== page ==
Tuesday, June 1, 2010

The loss of a great man ...

Enjoying some pre-dinner wine with Nikolai and his family in his home at Gilching, near Munich.

I'll post a more substantial tribute to Dr. Nikolai Dotzek on my website when I get a chance to adjust to the shock of his loss, and return from my storm chase trip. [update: that tribute is now posted here] Over the Memorial Day weekend, my good friends Johannes Dahl and Harold Brooks told me about the devastating loss of one of my best friends, Dr. Nikolai Dotzek.

This is a man whose greatness will only become more obvious with time. He was a passionate and dedicated scientist, whose role in bringing Europe into the sphere of severe storms meteorology cannot be underestimated. He was truly a leader in his chosen field, and people gladly followed his lead because he never hesitated to roll up his sleeves and pitch in wherever it was needed. A towering figure among scientists of his time, truly - certainly not limited to his physical stature (he was an imposing physical figure, exceeded only by his many important scientific accomplishments).

But Nikolai wasn't some 2-dimensional, cardboard cut-out version of a human being. He relished the good things in his life: the love of his wife, Birgit, and his two boys, Gregor and Armin; a good German beer: a tasty meal grilled on the patio outside his flat; his bonsai trees; AC/DC music; and so on. His love of life is all the more poignant for all of us who knew him, with its loss.

There can be no words of comfort to explain the inexplicable death of a man in his prime, with so much that he (and we) had to look forward to. It's a mystery of life I simply don't understand - why a good man is cut down well before his potential is fulfilled. I should not be mourning his loss - that's just wrong in so many ways. Death is a part of life, but Nikolai's was too soon! Too soon!!!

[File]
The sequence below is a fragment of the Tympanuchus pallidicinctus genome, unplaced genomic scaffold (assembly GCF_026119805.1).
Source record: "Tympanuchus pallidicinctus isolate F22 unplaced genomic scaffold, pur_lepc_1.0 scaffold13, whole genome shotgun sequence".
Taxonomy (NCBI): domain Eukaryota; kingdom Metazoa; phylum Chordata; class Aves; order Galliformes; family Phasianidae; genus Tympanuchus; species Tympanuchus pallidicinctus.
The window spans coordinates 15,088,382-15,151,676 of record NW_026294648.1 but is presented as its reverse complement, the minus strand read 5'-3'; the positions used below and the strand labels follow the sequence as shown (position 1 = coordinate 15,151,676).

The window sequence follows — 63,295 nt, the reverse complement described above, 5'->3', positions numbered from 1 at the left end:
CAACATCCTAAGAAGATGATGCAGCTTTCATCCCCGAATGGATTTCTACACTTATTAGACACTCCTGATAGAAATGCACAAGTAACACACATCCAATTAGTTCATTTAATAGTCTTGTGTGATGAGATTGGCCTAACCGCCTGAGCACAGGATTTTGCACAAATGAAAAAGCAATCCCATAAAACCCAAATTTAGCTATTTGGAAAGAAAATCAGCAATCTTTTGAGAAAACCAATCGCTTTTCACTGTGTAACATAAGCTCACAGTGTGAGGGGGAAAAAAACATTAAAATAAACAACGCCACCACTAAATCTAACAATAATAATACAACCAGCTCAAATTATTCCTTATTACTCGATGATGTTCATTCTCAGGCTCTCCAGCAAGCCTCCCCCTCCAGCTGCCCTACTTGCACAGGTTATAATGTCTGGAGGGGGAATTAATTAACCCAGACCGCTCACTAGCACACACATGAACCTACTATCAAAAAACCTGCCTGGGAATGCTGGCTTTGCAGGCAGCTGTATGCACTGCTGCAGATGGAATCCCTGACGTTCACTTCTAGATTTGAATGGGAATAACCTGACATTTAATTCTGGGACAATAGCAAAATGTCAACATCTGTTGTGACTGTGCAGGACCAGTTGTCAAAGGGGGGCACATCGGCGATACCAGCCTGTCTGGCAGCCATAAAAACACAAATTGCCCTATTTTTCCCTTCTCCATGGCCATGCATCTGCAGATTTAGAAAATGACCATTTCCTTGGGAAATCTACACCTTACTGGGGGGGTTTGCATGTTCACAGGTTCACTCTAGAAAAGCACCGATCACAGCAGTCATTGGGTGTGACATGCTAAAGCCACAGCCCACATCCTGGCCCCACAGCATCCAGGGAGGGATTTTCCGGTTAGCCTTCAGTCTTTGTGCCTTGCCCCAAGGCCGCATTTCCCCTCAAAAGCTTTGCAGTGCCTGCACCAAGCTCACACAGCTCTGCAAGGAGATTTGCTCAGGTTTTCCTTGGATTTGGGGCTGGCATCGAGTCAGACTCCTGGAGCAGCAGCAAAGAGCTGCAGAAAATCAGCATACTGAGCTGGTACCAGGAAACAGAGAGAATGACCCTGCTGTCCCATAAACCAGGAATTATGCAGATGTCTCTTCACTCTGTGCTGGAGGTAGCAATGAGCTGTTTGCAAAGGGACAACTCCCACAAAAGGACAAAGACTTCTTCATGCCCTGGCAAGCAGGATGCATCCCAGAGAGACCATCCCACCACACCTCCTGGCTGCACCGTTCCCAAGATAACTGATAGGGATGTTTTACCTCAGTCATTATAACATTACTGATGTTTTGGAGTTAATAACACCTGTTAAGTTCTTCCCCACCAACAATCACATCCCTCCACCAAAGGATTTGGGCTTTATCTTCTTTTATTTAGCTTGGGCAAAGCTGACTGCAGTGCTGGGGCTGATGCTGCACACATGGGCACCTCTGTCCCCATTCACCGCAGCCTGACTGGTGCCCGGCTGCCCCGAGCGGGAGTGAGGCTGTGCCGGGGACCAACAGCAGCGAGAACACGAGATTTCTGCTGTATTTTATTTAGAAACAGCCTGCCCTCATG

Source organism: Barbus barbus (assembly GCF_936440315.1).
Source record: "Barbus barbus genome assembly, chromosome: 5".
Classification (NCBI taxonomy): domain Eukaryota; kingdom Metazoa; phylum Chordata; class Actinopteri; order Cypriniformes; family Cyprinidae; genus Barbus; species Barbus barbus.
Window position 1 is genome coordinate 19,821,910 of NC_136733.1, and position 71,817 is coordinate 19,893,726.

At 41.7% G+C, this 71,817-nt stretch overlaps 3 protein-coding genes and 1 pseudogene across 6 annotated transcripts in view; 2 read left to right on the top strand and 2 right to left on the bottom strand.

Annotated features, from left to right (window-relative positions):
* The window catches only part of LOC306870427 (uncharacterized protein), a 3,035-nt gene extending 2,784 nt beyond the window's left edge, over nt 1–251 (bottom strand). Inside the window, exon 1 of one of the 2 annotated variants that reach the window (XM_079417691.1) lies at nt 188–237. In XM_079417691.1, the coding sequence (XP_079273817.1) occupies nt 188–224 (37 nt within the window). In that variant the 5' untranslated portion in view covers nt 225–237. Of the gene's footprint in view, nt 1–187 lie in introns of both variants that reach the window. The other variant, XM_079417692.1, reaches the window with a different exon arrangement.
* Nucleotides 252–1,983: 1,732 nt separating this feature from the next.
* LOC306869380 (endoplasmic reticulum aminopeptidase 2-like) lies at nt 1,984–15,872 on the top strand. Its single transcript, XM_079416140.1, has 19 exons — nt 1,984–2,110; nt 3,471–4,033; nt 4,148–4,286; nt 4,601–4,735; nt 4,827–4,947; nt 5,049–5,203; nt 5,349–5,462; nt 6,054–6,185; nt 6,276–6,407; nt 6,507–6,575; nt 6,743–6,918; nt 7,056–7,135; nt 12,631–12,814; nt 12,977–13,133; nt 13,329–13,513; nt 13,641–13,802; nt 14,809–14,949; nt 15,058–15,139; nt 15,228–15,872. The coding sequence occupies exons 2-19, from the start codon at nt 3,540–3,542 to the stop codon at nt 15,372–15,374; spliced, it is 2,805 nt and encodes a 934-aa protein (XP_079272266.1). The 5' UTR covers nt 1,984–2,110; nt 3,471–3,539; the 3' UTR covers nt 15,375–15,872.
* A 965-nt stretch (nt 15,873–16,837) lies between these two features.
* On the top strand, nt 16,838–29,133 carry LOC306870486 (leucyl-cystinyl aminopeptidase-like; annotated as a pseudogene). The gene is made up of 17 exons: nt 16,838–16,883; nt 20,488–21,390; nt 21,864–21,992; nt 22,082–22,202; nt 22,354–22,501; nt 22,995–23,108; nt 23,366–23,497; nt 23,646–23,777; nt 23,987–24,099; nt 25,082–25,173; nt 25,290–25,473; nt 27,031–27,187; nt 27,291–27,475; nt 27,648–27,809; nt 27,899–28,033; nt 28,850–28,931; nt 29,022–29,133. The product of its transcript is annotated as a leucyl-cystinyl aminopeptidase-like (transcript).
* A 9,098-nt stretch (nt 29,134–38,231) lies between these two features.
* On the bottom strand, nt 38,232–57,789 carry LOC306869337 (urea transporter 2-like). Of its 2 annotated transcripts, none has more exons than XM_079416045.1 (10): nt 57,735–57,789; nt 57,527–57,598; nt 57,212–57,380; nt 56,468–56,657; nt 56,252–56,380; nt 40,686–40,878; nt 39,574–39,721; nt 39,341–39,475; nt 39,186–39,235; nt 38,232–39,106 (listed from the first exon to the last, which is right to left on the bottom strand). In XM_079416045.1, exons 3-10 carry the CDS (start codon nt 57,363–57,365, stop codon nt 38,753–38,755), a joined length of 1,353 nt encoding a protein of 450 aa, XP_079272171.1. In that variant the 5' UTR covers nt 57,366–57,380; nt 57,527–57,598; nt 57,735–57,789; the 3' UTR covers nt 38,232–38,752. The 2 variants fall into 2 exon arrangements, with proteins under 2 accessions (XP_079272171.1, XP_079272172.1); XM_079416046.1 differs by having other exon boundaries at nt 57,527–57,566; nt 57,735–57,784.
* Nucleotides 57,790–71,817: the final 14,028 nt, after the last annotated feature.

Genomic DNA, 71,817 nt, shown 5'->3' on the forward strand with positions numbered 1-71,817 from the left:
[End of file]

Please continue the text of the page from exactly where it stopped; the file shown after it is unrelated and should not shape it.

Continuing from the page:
Nevertheless, I want to make sure that we all appreciate the vast happiness he brought to so many and the numerous contributions of this great man, and not to spend too much time dwelling over his loss. Rather, we should be grateful to Providence for allowing us the time we had with him. He enriched the lives of so many, it would be selfish to dwell on the negative part - losing him prematurely. Instead, we need to pick up the pieces of his dreams and work to make them real, as he would have wanted us to do. His dreams were great, and so was he. We would be remiss if we let his dreams die with him.

And we should each do whatever we can to comfort his family, in their anguish. We all share in their grief. It breaks my heart to think about Birgit and the boys ... who will be struggling to deal with this tragedy.


Janelle Janish said...

So sad to hear of this. Paul and I met Nikolai and his wife several years ago in Norman. We have some great memories of him. Can't believe this. Condolences to you, to his colleagues, and most importantly, to his family.

Jens Neubauer said...

Yes it is a shock. I talked to him few weeks ago on the phone and now he is gone. Unbelievable. I wish his wife and the kids the power they need in such a sad moment.

Aurora Bell said...

I am so humble in front of this sad news. I can not process it, I do not know what to with it, how to behave. I start hundred of phrases in my mind, I remember his sunny face, I would like to do something... what? I understand now that I actually didn't do enough to help him in all his projects, that he had to work so much to accomplish thinks that I, me, my people, actually took advantage off. What did I do to help him with all his work? I thought he can manage alone because he was ... a giant.
Nikolai, you did history, you moved things in Europe. I am so much in debt to you. I wish, from the deepness of my heart, that your wife and kids find the strength to endure this not understandable, impossible loss.